Beginner’s Tutorial on Master Pages in ASP.NET

This article is a beginner’s tutorial on understanding Master pages and implementing master pages in ASP.NET.

Background

Coming from an application development background, when I started working on web development, the first thing I noticed was that all ASP.NET pages in our website required designing separately. Unlike Windows application, there is no way we can define common UI layout for ASP.NET pages. But this understanding of mine was short lived as I came to learn about Master pages in ASP.NET. Using master pages, I can actually create the common UI elements for all the web pages and create a consistent look and feel for my whole website. (Dreamweaver also provides a similar feature in the form of Templates).

Consistent UI is the key to good user interface. Before Master pages, the way we created consistent web pages was by using custom controls, CSS and JavaScript. With master pages, ASP.NET relieves the developer from the burden of creating the consistent web pages. Master pages not only provide the mechanism for creating consistent web pages, but also give us a centralized way of changing the UI elements that need to be changed across all the pages of the website.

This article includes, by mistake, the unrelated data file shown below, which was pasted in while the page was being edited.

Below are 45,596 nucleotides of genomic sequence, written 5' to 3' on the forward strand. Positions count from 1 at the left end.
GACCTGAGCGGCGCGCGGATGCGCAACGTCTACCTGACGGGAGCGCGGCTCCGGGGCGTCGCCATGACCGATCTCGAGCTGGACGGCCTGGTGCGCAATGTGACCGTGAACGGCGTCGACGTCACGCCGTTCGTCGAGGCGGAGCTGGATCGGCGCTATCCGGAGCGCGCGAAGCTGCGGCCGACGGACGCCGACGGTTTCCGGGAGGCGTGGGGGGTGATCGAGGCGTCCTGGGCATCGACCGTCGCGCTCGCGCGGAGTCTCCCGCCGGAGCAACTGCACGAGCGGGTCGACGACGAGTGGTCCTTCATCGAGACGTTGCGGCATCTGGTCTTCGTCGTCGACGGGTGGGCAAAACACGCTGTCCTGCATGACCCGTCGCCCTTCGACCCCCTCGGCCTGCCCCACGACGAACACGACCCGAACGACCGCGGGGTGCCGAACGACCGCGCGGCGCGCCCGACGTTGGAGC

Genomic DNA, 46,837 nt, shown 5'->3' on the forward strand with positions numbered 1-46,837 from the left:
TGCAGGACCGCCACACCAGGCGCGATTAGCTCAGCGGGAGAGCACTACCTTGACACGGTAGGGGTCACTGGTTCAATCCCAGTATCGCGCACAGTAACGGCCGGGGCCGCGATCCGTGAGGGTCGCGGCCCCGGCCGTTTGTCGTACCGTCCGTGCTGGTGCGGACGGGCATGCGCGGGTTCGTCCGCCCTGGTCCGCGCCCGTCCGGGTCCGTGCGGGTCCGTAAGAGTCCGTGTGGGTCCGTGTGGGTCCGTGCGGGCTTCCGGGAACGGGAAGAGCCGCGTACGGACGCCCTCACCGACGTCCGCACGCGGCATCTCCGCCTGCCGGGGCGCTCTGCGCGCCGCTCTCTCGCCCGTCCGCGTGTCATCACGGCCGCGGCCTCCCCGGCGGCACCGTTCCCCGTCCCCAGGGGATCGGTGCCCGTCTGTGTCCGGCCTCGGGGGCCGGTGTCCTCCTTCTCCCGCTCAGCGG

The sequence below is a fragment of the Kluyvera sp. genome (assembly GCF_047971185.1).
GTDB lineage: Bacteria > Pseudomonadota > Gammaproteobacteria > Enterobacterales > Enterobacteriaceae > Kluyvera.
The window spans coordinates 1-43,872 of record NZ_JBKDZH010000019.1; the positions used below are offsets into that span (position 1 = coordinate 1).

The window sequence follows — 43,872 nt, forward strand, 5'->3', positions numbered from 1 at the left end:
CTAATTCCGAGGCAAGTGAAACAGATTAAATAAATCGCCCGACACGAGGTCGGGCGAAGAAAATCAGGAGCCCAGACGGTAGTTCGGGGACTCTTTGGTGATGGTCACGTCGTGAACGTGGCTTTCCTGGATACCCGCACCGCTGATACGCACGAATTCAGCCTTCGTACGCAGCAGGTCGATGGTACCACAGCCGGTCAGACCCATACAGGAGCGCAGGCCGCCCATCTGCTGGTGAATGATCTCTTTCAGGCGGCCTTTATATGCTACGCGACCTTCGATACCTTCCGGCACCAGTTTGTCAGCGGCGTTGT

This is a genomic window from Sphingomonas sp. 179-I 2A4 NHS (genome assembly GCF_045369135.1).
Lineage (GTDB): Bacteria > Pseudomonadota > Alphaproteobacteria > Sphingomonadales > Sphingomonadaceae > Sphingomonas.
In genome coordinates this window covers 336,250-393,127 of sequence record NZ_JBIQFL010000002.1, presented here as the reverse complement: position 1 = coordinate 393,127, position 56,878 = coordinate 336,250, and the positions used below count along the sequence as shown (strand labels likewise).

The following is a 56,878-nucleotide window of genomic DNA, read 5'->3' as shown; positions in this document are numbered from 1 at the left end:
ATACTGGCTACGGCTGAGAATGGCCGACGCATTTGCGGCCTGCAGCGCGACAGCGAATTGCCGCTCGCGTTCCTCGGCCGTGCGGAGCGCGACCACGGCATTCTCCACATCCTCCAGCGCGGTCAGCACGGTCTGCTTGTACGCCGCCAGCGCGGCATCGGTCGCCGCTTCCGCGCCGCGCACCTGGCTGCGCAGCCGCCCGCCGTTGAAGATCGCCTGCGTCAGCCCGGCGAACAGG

To visualize the Master page – Content page relationship, let’s look at the following picture:

aspnetimage

Note: This image has been taken from www.asp.net.

We will be looking at how to use master pages in our website to provide consistent UI for our website.

Use of Master Pages

The master pages can be used to accomplish the following:

  • Creating a set of controls that are common across all the web pages and attaching them to all the web pages.
  • A centralized way to change the above created set of controls which will effectively change all the web pages.